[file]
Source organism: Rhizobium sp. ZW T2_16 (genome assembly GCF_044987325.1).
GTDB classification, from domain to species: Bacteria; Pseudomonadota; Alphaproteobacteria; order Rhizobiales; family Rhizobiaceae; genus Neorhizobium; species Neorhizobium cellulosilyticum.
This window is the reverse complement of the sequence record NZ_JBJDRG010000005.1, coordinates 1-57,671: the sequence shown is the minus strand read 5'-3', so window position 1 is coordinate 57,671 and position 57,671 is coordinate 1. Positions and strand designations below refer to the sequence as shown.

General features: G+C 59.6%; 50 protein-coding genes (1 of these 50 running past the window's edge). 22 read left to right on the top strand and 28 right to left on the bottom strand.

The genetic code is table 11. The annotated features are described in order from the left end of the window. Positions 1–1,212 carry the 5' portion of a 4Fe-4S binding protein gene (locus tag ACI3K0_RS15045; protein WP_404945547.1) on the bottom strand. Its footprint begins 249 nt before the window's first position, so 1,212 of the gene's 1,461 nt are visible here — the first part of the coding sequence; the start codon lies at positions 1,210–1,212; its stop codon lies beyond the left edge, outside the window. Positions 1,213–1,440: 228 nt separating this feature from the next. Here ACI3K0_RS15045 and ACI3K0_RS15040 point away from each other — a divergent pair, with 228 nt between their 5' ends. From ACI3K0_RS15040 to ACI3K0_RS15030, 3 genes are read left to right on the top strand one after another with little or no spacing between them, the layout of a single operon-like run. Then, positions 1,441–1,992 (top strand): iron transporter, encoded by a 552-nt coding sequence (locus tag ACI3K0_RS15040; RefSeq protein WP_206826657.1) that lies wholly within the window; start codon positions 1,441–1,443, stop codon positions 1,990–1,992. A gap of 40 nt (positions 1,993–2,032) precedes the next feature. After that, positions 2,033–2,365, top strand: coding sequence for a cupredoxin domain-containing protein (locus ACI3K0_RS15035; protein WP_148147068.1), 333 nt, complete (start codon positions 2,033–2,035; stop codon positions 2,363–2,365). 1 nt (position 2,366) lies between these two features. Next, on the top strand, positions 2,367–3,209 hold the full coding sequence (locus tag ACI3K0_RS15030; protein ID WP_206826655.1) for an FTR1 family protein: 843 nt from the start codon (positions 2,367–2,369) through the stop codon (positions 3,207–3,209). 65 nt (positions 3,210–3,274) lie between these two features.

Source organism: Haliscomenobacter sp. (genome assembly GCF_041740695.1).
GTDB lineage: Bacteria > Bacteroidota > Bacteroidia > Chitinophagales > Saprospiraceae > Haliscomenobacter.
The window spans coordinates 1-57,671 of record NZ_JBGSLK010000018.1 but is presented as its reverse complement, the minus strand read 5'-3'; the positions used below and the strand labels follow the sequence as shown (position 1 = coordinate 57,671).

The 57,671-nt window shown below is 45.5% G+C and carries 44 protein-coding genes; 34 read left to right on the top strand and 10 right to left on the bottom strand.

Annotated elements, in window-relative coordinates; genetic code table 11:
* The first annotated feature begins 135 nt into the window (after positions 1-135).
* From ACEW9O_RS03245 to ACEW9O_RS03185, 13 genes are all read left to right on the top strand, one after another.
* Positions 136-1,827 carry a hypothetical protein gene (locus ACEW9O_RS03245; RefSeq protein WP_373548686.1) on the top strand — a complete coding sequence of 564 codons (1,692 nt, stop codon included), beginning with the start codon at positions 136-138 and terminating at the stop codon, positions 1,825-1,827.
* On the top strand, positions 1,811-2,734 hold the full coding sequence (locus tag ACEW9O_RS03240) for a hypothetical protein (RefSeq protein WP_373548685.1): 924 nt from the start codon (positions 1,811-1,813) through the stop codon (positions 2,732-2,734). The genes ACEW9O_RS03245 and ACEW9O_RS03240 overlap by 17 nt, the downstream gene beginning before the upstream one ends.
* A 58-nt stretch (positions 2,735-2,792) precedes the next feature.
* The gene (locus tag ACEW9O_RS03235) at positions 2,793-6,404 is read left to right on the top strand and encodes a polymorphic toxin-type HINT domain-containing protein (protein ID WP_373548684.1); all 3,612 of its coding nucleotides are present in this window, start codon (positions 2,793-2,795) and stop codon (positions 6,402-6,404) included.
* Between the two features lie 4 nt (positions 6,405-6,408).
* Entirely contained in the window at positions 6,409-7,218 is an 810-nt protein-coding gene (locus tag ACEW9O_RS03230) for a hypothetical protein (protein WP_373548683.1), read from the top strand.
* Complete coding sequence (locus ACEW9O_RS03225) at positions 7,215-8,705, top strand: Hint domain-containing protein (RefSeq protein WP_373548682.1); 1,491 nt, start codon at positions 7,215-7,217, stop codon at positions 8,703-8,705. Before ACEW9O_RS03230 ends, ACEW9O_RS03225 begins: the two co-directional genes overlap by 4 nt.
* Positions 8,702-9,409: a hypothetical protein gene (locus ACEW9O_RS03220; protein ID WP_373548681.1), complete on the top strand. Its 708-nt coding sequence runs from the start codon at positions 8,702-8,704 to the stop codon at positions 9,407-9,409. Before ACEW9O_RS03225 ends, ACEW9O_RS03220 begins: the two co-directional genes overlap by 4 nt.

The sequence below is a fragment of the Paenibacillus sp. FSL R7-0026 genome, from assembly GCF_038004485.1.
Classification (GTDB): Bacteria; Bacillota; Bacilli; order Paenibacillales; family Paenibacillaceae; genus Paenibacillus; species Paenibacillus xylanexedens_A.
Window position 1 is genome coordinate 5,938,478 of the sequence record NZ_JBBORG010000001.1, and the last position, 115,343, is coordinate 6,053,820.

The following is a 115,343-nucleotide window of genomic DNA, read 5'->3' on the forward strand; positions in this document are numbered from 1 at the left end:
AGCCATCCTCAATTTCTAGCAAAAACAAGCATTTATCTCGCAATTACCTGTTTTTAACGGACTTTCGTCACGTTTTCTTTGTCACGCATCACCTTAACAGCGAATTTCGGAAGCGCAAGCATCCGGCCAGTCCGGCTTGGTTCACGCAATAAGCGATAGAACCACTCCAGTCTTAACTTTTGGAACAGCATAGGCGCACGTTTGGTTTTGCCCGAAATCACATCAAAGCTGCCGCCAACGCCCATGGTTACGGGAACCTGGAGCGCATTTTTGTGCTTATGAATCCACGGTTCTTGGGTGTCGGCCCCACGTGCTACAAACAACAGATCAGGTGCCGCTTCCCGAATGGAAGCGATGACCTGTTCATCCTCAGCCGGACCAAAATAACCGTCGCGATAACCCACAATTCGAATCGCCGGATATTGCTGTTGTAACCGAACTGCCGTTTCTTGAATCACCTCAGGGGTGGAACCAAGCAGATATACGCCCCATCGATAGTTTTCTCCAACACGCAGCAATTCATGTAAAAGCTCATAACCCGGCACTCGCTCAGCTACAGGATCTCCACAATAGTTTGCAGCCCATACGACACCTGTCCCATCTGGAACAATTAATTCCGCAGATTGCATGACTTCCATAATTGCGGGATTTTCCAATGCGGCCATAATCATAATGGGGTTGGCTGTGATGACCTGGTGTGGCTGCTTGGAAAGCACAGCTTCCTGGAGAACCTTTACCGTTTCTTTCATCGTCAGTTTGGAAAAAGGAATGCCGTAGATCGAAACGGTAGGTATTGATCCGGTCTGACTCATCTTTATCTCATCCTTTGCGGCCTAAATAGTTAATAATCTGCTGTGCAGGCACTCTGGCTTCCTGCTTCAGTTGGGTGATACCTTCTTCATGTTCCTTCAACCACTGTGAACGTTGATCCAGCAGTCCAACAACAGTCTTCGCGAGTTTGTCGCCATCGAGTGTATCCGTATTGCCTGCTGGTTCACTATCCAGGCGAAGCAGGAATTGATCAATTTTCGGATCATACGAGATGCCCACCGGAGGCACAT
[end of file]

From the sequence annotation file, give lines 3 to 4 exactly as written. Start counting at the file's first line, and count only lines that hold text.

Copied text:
This window is the reverse complement of the sequence record NZ_JBJDRG010000005.1, coordinates 1-57,671: the sequence shown is the minus strand read 5'-3', so window position 1 is coordinate 57,671 and position 57,671 is coordinate 1. Positions and strand designations below refer to the sequence as shown.

General features: G+C 59.6%; 50 protein-coding genes (1 of these 50 running past the window's edge). 22 read left to right on the top strand and 28 right to left on the bottom strand.